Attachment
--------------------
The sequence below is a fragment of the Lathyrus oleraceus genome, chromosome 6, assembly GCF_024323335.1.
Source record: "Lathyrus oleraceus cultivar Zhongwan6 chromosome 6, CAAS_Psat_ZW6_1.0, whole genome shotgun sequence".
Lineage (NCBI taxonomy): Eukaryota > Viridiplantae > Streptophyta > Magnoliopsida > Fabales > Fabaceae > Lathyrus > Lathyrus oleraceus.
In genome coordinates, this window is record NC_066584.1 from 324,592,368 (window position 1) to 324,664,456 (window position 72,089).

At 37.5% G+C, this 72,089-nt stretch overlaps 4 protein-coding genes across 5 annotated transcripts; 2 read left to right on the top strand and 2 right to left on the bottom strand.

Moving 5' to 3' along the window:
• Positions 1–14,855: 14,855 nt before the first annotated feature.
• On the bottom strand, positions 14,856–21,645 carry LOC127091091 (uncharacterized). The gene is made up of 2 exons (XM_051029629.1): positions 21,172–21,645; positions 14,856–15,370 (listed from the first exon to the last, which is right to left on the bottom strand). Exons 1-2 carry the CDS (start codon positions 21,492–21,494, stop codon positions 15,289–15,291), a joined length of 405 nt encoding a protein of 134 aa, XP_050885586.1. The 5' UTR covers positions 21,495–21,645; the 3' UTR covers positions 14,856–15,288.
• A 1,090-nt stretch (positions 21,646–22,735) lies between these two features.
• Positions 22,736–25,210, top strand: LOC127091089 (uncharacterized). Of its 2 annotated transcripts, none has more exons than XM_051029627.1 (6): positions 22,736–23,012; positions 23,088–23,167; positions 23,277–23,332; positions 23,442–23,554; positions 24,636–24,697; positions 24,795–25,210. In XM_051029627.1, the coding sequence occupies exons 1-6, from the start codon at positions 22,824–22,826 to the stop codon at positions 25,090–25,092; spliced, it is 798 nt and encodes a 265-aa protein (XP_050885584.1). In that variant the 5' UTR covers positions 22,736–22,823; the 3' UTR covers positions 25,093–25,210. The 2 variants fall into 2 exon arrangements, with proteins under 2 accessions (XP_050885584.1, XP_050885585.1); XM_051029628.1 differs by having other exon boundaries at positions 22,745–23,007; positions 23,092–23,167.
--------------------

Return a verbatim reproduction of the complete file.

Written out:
The sequence below is a fragment of the Lathyrus oleraceus genome, chromosome 6, assembly GCF_024323335.1.
Source record: "Lathyrus oleraceus cultivar Zhongwan6 chromosome 6, CAAS_Psat_ZW6_1.0, whole genome shotgun sequence".
Lineage (NCBI taxonomy): Eukaryota > Viridiplantae > Streptophyta > Magnoliopsida > Fabales > Fabaceae > Lathyrus > Lathyrus oleraceus.
In genome coordinates, this window is record NC_066584.1 from 324,592,368 (window position 1) to 324,664,456 (window position 72,089).

At 37.5% G+C, this 72,089-nt stretch overlaps 4 protein-coding genes across 5 annotated transcripts; 2 read left to right on the top strand and 2 right to left on the bottom strand.

Moving 5' to 3' along the window:
• Positions 1–14,855: 14,855 nt before the first annotated feature.
• On the bottom strand, positions 14,856–21,645 carry LOC127091091 (uncharacterized). The gene is made up of 2 exons (XM_051029629.1): positions 21,172–21,645; positions 14,856–15,370 (listed from the first exon to the last, which is right to left on the bottom strand). Exons 1-2 carry the CDS (start codon positions 21,492–21,494, stop codon positions 15,289–15,291), a joined length of 405 nt encoding a protein of 134 aa, XP_050885586.1. The 5' UTR covers positions 21,495–21,645; the 3' UTR covers positions 14,856–15,288.
• A 1,090-nt stretch (positions 21,646–22,735) lies between these two features.
• Positions 22,736–25,210, top strand: LOC127091089 (uncharacterized). Of its 2 annotated transcripts, none has more exons than XM_051029627.1 (6): positions 22,736–23,012; positions 23,088–23,167; positions 23,277–23,332; positions 23,442–23,554; positions 24,636–24,697; positions 24,795–25,210. In XM_051029627.1, the coding sequence occupies exons 1-6, from the start codon at positions 22,824–22,826 to the stop codon at positions 25,090–25,092; spliced, it is 798 nt and encodes a 265-aa protein (XP_050885584.1). In that variant the 5' UTR covers positions 22,736–22,823; the 3' UTR covers positions 25,093–25,210. The 2 variants fall into 2 exon arrangements, with proteins under 2 accessions (XP_050885584.1, XP_050885585.1); XM_051029628.1 differs by having other exon boundaries at positions 22,745–23,007; positions 23,092–23,167.